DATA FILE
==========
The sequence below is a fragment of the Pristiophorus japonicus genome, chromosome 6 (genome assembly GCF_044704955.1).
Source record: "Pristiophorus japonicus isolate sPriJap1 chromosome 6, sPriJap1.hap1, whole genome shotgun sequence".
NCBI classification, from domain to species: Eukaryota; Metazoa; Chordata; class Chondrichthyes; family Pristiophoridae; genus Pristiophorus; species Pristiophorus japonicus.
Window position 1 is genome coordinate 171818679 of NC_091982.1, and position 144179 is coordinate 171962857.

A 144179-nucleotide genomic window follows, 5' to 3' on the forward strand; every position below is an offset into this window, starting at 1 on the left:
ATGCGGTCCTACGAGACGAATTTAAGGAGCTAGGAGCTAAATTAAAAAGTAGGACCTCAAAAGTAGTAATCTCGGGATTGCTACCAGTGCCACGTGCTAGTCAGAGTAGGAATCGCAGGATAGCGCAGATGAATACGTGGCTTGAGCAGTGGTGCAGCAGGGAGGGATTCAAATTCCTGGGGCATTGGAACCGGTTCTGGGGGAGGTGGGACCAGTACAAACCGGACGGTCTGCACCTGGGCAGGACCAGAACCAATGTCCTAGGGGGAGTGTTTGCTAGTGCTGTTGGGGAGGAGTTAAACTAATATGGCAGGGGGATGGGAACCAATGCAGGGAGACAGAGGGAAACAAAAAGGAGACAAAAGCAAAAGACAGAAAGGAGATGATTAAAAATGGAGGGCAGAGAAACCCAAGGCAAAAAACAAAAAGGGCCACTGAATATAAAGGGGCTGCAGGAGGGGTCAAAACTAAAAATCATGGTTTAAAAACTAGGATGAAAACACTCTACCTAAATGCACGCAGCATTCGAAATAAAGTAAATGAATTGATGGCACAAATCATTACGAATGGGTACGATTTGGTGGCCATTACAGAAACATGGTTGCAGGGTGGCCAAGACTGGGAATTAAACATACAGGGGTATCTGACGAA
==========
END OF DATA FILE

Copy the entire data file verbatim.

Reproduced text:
The sequence below is a fragment of the Pristiophorus japonicus genome, chromosome 6 (genome assembly GCF_044704955.1).
Source record: "Pristiophorus japonicus isolate sPriJap1 chromosome 6, sPriJap1.hap1, whole genome shotgun sequence".
NCBI classification, from domain to species: Eukaryota; Metazoa; Chordata; class Chondrichthyes; family Pristiophoridae; genus Pristiophorus; species Pristiophorus japonicus.
Window position 1 is genome coordinate 171818679 of NC_091982.1, and position 144179 is coordinate 171962857.

A 144179-nucleotide genomic window follows, 5' to 3' on the forward strand; every position below is an offset into this window, starting at 1 on the left:
ATGCGGTCCTACGAGACGAATTTAAGGAGCTAGGAGCTAAATTAAAAAGTAGGACCTCAAAAGTAGTAATCTCGGGATTGCTACCAGTGCCACGTGCTAGTCAGAGTAGGAATCGCAGGATAGCGCAGATGAATACGTGGCTTGAGCAGTGGTGCAGCAGGGAGGGATTCAAATTCCTGGGGCATTGGAACCGGTTCTGGGGGAGGTGGGACCAGTACAAACCGGACGGTCTGCACCTGGGCAGGACCAGAACCAATGTCCTAGGGGGAGTGTTTGCTAGTGCTGTTGGGGAGGAGTTAAACTAATATGGCAGGGGGATGGGAACCAATGCAGGGAGACAGAGGGAAACAAAAAGGAGACAAAAGCAAAAGACAGAAAGGAGATGATTAAAAATGGAGGGCAGAGAAACCCAAGGCAAAAAACAAAAAGGGCCACTGAATATAAAGGGGCTGCAGGAGGGGTCAAAACTAAAAATCATGGTTTAAAAACTAGGATGAAAACACTCTACCTAAATGCACGCAGCATTCGAAATAAAGTAAATGAATTGATGGCACAAATCATTACGAATGGGTACGATTTGGTGGCCATTACAGAAACATGGTTGCAGGGTGGCCAAGACTGGGAATTAAACATACAGGGGTATCTGACGAA